Leaves 1.000000000  0.44495257 0.17903019 0.5222644 0.1495016 0.004680606
CorL   0.444952572  1.00000000 0.51084625 0.1319070 0.2101801 0.097530007
CorD   0.179030187  0.51084625 1.00000000 0.2368117 0.3297344 0.376806953
FilL   0.522264352  0.13190704 0.23681171 1.0000000 0.3932006 0.284738542
AntL   0.149501570  0.21018008 0.32973443 0.3932006 1.0000000 0.796401542
AntW   0.004680606  0.09753001 0.37680695 0.2847385 0.7964015 1.000000000
StaL   0.416083096  0.06574503 0.23272070 0.7762797 0.2701401 0.318744025
StiW   0.194927129 -0.05594094 0.08322138 0.3752195 0.3755628 0.445964273
HeiP   0.577737137  0.17603412 0.13911530 0.6348948 0.4583508 0.254173681
             StaL        StiW      HeiP
Leaves 0.41608310  0.19492713 0.5777371
CorL   0.06574503 -0.05594094 0.1760341
CorD   0.23272070  0.08322138 0.1391153
FilL   0.77627970  0.37521953 0.6348948
AntL   0.27014013  0.37556279 0.4583508
AntW   0.31874403  0.44596427 0.2541737
StaL   1.00000000  0.38306631 0.3794643
StiW   0.38306631  1.00000000 0.5039679
HeiP   0.37946433  0.50396793 1.0000000

From here, I can check for variance inflation and their inverses and possibly investigate interactions but I am really not sure now how to proceed or if it is alright at all to do these things in the multivariate case. And it seems to be a long way still to assessing the best multivariate model. In the case of the one dependent variable case, I can use the MuMIn package to automate the determination of the best fit but it doesn't work in the multiple response case.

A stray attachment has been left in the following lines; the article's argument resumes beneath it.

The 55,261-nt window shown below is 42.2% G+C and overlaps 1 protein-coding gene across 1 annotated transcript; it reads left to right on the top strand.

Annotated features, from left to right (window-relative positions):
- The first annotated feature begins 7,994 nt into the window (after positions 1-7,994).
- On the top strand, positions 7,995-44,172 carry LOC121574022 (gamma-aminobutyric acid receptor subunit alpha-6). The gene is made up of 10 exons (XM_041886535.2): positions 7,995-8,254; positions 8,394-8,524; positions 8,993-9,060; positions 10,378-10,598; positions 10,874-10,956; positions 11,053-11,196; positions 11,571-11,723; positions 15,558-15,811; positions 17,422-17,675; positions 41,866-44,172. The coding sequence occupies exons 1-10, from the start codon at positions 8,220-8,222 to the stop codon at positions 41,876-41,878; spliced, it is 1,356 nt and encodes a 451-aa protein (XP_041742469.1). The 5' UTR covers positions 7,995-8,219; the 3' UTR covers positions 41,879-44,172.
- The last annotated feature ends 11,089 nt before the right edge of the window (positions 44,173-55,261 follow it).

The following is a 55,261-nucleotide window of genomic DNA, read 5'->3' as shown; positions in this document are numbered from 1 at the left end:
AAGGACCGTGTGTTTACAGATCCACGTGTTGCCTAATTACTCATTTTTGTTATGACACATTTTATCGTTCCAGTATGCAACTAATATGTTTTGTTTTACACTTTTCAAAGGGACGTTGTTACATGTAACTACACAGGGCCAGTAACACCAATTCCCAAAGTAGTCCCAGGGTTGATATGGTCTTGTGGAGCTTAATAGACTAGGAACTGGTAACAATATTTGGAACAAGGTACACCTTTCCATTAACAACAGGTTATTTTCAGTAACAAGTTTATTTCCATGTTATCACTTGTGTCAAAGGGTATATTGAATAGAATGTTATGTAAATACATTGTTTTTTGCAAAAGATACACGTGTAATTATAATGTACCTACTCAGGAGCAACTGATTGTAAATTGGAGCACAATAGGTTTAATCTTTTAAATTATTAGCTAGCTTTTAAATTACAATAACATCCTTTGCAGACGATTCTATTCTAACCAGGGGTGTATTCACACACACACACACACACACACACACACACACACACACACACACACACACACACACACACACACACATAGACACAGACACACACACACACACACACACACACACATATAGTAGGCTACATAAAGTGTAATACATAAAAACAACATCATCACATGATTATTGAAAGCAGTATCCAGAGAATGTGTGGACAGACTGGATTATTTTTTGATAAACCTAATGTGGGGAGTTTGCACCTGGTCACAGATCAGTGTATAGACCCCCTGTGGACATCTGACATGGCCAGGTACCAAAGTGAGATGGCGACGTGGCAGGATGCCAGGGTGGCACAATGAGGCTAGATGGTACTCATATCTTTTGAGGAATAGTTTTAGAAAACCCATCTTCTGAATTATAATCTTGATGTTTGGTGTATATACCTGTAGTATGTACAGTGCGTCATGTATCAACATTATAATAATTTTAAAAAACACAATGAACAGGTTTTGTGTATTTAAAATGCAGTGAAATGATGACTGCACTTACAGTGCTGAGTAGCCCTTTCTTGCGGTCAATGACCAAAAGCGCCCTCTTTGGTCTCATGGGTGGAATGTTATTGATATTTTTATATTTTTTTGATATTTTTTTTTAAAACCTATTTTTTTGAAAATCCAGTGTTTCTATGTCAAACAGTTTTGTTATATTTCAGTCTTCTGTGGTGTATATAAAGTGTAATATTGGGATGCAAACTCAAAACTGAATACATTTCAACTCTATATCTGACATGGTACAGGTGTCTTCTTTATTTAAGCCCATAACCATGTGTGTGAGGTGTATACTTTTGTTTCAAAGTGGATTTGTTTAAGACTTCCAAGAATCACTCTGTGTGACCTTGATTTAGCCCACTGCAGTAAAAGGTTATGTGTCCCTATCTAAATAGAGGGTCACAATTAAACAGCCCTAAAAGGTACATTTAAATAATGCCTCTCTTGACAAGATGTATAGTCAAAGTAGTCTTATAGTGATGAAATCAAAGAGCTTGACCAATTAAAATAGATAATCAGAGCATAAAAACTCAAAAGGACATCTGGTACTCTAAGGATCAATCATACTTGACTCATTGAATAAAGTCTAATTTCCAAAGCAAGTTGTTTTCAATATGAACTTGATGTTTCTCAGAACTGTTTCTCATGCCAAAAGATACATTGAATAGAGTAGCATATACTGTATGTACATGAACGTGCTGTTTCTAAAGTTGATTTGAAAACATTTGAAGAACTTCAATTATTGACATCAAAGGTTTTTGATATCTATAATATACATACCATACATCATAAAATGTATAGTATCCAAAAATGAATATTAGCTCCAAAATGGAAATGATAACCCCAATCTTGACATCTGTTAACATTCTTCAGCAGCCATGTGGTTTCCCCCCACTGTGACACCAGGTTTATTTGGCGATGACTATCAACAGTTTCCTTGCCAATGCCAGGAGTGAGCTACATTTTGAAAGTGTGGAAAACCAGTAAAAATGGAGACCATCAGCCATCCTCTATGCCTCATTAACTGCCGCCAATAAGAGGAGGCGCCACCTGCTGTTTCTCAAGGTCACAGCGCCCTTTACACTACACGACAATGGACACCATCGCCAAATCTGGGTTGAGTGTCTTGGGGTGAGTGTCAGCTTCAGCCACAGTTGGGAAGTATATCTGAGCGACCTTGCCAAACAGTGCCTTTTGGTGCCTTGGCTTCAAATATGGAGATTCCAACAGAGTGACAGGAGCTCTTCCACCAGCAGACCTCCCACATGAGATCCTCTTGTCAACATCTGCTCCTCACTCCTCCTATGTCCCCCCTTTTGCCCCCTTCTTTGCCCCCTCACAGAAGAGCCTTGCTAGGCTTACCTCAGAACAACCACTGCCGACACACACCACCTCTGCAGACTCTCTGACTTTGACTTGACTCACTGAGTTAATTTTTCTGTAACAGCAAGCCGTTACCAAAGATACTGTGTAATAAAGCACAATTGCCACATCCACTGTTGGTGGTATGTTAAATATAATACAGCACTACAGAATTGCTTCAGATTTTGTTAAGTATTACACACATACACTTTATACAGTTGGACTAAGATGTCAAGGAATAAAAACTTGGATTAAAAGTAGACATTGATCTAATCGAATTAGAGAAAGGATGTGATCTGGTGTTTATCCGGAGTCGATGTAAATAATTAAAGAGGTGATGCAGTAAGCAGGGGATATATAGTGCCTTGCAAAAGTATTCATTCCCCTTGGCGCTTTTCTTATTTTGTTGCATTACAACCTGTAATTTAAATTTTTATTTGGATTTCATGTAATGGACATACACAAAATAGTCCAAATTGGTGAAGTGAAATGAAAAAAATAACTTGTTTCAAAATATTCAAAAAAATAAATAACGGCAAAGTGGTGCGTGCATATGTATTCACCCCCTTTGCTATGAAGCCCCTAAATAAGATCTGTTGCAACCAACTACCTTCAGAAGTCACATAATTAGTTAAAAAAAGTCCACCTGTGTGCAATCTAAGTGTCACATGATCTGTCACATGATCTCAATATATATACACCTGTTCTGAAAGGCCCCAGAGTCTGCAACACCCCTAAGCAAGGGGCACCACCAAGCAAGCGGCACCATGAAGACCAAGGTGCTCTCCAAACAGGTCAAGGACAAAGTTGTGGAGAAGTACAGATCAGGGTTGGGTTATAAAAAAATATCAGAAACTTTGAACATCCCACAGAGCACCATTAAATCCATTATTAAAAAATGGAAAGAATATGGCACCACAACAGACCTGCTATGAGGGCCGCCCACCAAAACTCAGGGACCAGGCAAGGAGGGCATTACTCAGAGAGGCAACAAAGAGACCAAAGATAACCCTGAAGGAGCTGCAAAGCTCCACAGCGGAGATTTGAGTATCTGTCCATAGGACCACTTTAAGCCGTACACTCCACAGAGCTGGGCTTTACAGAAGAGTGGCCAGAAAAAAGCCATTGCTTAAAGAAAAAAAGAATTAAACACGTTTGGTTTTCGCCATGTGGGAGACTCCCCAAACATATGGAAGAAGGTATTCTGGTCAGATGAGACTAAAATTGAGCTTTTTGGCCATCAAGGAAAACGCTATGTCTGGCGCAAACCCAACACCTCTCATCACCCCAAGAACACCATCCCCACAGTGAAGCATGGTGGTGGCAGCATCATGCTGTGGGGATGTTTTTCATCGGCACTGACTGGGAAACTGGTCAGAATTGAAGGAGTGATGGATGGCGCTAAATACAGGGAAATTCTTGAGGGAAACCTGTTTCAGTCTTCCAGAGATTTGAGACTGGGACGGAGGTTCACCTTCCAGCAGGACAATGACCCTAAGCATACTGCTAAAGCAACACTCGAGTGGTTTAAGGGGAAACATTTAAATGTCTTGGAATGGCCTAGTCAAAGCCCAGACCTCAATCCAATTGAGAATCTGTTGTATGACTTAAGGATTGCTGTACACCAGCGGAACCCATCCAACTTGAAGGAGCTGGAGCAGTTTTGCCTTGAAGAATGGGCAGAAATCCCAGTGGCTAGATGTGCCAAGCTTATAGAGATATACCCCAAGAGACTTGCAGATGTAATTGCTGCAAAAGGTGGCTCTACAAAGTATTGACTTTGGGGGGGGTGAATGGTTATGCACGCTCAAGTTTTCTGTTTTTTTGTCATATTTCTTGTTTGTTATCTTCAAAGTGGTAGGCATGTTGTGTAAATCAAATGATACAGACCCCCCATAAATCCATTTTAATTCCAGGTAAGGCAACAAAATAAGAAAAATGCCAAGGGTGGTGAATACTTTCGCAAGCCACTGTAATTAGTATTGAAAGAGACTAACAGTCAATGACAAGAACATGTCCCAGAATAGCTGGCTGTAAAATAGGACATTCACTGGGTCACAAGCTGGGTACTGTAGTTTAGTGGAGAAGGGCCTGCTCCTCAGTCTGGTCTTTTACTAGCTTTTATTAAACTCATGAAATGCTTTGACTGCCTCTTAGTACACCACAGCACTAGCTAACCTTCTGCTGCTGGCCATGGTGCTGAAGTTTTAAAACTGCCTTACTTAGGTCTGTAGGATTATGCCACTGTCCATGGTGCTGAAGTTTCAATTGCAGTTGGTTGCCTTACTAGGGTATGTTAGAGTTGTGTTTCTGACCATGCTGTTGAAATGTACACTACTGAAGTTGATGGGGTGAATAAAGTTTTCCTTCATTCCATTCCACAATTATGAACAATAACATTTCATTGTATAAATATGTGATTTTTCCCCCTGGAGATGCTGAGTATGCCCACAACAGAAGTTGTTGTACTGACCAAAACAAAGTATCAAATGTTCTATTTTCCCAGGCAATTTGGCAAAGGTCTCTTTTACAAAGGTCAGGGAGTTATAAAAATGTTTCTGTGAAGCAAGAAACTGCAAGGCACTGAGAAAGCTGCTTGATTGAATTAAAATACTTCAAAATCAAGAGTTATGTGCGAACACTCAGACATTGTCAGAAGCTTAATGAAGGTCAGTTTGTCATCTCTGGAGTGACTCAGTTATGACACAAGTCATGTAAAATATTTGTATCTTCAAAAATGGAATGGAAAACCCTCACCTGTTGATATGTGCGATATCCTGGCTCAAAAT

How do I proceed from this point? I will also appreciate it very much if you can point me to a good book or online material (preferably with applications in R).

  • 1
    $\begingroup$ One approach for dealing with multicollinearity issues is to use a ridge regression or lasso available in the glmnet R package. Considering that you're looking at multiple dependent variables that are correlated with each other suggests using structural equation modeling (sem package in R). Have you identified which variables ought to be influencing other variables according to principles of plant biology? Drawing up a "cause-effect" diagram would be helpful when applying SEM. $\endgroup$
    – RobertF
    Feb 20, 2014 at 12:22
  • $\begingroup$ You are looking at this pretty nicely from an empirical point of view, with moderate danger of creating biases by doing a small amount of "data dredging." Often it is better to drive the model from subject matter knowledge, and also being flexible by not assuming all relationships are linear (using for example regression splines without testing for linearity). $\endgroup$ Feb 20, 2014 at 13:01
  • $\begingroup$ @RobertF No, I haven't. That is one thing that I have to ask my biologist colleagues. I am studying this partly because they don't like to bother with statistics. Statistics and R look fun and useful things to learn so I took on the responsibility of learning them. :) Thanks for the mention of the packages and structural equation modeling. I will take a look at them. $\endgroup$
    – hpesoj626
    Feb 20, 2014 at 13:06